How Important is Instant-On?
I have discussed in previous Blog entries that our biggest challenge at Viridian with our Weapon Mounted Camera is getting the word out. Particularly frustrating is encountering lack of knowledge that the solution exists, and for those who become aware of its existence, lack of understanding of even the basic beneficial features. The simplest of these features to grasp should be our Instant-On technology.
It means just what it says – when a police officer’s firearm is drawn from the holster, the camera automatically begins recording. This overcomes one of the most prevalent difficulties in the short history of Body Cameras - the failure of involved officers to manually activate the devices in an astounding number of high profile use of force events, including Officer Involved Shootings. This is not always the police officer’s fault. Activating a camera is unlikely to be forefront on an officer’s mind in a high-stress or quickly developing situation. Knowing this shortcoming, it is hard to fathom that any law enforcement agency would not at least include a WMC program as a low cost supplement to a BWC program for assurance that, of all things, a gun-drawn encounter will have video evidence captured. Nevertheless, I suppose a police department has to know the solution exists. We experienced the most compelling example of a department that could have used Instant-On right in Viridian’s home town.
Resolution was reached earlier this year in the most high profile and profound illustration of the importance of Instant-On technology. This world-known example occurred about a mile from my home and we reference it often. Justine Damond was a 40-year old yoga instructor living in a very low crime, upper middle class neighborhood in the Lakes area of southwest Minneapolis. In July 2017, at around 1:00AM, Justine called the Minneapolis police to report what sounded like an assault taking place in the alley behind her home. Reports are that the police took several minutes to arrive. Upon arrival, Officers Mohammed Noor and Matthew Harrity slowly drove through the alley with the squad car lights off. They reported no significant observations, so they prepared to depart the scene. At that moment, Justine (perhaps impatient that the officers did not arrive as quickly as she wanted or that they did not exit the vehicle), approached the driver’s side of the squad car. The officers reported hearing a slap or smack on the vehicle and both later testified to having been startled or fearful. Officer Noor drew his gun and fired across his seated partner through the open driver’s window, striking and killing Justine.
Many controversies about police hiring, training, and procedural practices have arisen in the aftermath. The development, however, that turned this into a lead national news story was that the body cameras the Minneapolis Police Department and my City of Minneapolis had invested well over $10 million into, were not activated by the officers to capture the incident. I think it is significant to note that Department policy at the time did not necessarily even require body camera activation in that circumstance. Of course, regardless, a WMC on the firearms with Instant-On technology would have at least captured the shooting and the full aftermath.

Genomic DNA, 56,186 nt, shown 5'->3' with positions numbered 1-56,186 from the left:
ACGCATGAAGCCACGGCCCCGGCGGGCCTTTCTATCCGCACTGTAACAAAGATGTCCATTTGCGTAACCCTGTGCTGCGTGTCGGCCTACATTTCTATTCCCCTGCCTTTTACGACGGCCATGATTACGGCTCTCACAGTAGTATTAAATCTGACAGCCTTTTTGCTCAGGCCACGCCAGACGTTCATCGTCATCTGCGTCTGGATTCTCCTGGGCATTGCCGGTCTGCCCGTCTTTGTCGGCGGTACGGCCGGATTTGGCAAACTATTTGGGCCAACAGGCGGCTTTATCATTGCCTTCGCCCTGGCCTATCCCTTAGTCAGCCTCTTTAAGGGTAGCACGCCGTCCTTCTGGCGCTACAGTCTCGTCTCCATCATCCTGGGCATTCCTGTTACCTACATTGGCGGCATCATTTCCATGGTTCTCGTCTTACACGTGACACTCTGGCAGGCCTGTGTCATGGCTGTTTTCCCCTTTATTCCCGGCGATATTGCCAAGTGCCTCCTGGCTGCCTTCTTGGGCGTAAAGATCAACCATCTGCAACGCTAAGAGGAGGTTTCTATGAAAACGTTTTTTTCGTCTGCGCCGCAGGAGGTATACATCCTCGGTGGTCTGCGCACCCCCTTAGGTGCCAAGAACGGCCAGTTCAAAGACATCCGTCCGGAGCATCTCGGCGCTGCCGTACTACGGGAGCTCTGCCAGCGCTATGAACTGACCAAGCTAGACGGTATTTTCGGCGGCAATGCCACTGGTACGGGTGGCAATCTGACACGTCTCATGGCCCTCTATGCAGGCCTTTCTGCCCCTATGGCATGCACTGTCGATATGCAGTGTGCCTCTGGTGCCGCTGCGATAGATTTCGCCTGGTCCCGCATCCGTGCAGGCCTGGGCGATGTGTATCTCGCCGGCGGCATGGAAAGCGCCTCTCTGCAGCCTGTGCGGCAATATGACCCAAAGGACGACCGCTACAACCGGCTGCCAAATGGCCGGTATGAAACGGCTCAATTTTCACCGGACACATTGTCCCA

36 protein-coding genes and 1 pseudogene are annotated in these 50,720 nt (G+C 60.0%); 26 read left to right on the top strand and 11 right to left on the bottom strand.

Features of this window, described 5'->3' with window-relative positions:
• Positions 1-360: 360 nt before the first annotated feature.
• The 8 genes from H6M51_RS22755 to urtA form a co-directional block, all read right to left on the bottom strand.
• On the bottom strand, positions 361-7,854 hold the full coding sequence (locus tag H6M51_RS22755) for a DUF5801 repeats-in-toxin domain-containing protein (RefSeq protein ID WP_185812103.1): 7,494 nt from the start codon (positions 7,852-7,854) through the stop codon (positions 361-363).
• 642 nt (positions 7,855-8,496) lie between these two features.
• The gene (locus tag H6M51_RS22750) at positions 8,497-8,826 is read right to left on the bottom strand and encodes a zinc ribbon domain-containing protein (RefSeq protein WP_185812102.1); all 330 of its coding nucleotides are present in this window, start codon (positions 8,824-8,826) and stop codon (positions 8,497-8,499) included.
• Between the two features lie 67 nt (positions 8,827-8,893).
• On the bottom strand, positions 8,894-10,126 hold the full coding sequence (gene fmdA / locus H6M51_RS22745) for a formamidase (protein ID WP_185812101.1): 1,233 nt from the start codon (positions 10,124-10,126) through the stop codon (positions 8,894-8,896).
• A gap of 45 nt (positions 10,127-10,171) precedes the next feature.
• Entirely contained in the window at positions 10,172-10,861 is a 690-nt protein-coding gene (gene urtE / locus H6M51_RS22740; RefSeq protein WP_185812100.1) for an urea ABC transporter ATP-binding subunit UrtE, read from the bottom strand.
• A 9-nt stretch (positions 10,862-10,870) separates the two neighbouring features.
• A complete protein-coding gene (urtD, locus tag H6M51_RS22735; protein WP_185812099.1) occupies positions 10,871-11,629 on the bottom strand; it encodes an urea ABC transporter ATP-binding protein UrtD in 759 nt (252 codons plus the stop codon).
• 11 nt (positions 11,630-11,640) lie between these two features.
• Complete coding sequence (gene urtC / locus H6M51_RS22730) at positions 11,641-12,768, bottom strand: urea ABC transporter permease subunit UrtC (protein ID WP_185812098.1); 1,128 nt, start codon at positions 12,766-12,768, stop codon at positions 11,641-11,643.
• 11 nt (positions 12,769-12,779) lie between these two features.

Consequences and fall out.
The Police Chief lost her job in two days after this information came out. A popular incumbent Mayor was voted out at the next election. Officer Noor was charged with 2nd Degree Manslaughter and 3rd Degree Murder. And Justine’s survivor’s sued the City of Minneapolis. As a former civil litigation attorney, the lawsuit was fascinating to me. It was a Civil Rights Complaint pled for $50 million. The main counts of the Civil Rights Complaint were based on Conspiracy to cover up the actions of the officer. These counts were largely based on failure to activate the body cameras, an inaction that, of course, had nothing to do with her tragic death.
WMCs may not have helped Noor, who was convicted this past spring of the counts against him. But, similar to the conviction of Officer Jason Van Dyke in Chicago in the LaQuan McDonald OIS, at least we would be closer to knowing the whole story. On the heels of the Damond shooting criminal matter, the civil lawsuit was settled for $20 million, four times the highest previous settlement in a claim against a police department or municipality in the history of the State of Minnesota. I know from my prior litigation career, that while it is an impossible job to put a value on a human life, the most egregious wrongful death matters have had a typical “value” in the $1-$2 million range. My analysis is that would be the expected resolution amount for even an adverse liability shooting like the Damond tragedy. With the conspiracy counts based on failure to activate the BWCs, however, the case value escalated to well over 10 times that – and incredibly, more than the City of Minneapolis paid for the entire BWC program. Instant-On activated Weapon Mounted Cameras (even if they did not provide significant additional clarity for a shooting that would have occurred within seconds of activation would have at least overcome the reliance on officer discretion to activate the BWCs and been a strong defense against any notion of conspiracy. Our quotation to the City of Minneapolis for Weapon-Mounted Cameras would be about $600,000, about 3% of $20 million and about 5% of the $12 million the City paid for the BWC program.